When the Justice Department recently blocked implementation of South Carolina’s photo ID law, analysts were quick to suggest that the action was risky and could be the death of Section 5 of the Voting Rights Act. They were wrong to sound the alarm. Recent discriminatory actions by South Carolina and other covered states give Attorney General Eric Holder no choice but to block their implementation. In fact, the very actions that forced Holder’s hand may ultimately save the act from the daggers of Chief Justice John Roberts and his band of conservative justices, who seem ready to strike it down as unconstitutional.
Because of the actions of South Carolina and other covered states, the future of the embattled act has brightened considerably — though access to the ballot grows more threatened. By engaging in a legislative orgy that erected substantial new barriers to minority voting in the past year, covered jurisdictions, which are legally required to have new voting changes approved by the Department of Justice , have dramatically altered the landscape surrounding constitutional challenges to Section 5. This has buttressed the case for its continued need.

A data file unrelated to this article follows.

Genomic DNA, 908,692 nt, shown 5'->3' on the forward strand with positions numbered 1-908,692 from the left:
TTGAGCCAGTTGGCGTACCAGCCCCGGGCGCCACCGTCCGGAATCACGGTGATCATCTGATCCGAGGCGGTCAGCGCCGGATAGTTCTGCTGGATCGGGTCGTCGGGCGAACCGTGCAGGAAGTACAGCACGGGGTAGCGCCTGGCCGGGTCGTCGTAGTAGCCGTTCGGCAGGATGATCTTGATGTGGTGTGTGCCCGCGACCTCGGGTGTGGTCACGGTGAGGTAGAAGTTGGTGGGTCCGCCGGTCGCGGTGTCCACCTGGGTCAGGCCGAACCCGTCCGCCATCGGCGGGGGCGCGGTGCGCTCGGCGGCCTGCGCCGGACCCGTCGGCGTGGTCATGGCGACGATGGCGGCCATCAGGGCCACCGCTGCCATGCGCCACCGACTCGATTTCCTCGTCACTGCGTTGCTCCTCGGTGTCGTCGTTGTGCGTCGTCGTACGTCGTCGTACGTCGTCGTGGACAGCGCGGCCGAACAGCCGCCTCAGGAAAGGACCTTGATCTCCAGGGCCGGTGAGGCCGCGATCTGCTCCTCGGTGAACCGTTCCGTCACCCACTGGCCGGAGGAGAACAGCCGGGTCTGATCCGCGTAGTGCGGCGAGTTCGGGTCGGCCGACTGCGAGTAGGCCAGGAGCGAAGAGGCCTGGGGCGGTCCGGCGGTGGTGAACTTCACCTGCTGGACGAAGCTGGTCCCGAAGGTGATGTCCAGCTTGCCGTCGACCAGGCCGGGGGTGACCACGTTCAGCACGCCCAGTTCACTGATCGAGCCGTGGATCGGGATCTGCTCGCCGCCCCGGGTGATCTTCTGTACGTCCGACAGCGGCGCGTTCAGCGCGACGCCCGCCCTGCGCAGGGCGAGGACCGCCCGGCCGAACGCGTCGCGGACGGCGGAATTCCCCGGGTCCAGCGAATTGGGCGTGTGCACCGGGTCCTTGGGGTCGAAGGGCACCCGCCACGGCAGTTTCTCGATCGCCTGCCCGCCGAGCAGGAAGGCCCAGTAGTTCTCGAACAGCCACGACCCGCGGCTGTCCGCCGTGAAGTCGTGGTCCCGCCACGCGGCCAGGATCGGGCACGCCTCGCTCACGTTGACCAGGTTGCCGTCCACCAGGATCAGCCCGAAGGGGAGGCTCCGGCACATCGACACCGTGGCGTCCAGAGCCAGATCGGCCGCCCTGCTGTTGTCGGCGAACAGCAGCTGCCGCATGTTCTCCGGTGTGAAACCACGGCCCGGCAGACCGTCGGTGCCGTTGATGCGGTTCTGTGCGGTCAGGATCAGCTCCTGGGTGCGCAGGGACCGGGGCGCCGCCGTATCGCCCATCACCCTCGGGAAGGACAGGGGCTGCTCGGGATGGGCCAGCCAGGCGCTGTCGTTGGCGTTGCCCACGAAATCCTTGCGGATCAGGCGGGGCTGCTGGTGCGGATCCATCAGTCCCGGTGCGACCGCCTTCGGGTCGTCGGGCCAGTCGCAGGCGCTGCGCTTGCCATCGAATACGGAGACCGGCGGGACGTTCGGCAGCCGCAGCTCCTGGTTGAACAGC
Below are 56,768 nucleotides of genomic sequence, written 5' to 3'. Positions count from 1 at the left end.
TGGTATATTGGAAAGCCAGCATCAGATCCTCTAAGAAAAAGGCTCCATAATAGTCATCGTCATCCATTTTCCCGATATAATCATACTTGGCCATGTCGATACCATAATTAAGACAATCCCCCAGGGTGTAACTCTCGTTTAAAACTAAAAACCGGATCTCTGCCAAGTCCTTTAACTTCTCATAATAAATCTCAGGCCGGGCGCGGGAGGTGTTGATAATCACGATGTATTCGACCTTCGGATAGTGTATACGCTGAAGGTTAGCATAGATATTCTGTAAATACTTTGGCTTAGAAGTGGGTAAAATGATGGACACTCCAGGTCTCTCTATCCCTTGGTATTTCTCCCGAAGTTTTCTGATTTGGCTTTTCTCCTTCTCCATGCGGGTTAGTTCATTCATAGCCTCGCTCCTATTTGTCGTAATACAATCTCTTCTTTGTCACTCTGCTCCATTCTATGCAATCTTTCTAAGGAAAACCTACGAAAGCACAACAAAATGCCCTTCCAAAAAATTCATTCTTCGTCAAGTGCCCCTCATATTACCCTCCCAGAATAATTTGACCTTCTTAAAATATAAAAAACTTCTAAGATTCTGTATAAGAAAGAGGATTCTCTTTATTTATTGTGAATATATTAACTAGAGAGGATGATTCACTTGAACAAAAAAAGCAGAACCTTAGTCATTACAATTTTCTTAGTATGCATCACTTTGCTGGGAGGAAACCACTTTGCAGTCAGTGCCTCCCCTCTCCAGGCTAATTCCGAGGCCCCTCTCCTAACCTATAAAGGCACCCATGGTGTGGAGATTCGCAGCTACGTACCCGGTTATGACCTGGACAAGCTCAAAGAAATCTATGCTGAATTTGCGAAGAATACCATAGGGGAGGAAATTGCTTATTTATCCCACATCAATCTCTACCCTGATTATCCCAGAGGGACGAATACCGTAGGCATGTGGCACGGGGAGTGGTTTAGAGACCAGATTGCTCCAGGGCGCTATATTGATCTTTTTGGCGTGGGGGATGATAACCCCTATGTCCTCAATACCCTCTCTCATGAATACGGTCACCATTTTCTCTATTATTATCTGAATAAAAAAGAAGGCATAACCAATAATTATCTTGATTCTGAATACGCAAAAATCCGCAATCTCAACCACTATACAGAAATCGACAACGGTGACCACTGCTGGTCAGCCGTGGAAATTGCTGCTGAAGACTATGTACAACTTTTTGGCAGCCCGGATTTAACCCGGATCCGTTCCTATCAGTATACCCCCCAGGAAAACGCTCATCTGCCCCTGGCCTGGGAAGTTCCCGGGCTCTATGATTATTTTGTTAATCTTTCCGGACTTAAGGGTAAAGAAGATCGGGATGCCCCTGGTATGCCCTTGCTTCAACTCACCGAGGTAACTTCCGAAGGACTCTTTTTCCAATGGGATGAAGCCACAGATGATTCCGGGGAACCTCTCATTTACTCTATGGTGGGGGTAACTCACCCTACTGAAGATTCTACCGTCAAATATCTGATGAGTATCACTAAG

The law, originally passed with a five-year sunset, has been renewed by Congress four times, most recently in 2006. With each renewal, covered jurisdictions – identified as having had the worst records of disfranchisement — have pressed the case that there is no longer a basis for singling them out for special, disfavored treatment. They cite statistics that show increased registration rates and a declining number of objections and lawsuits in covered states, arguing that Congress lacked authority to extend the life of Section 5.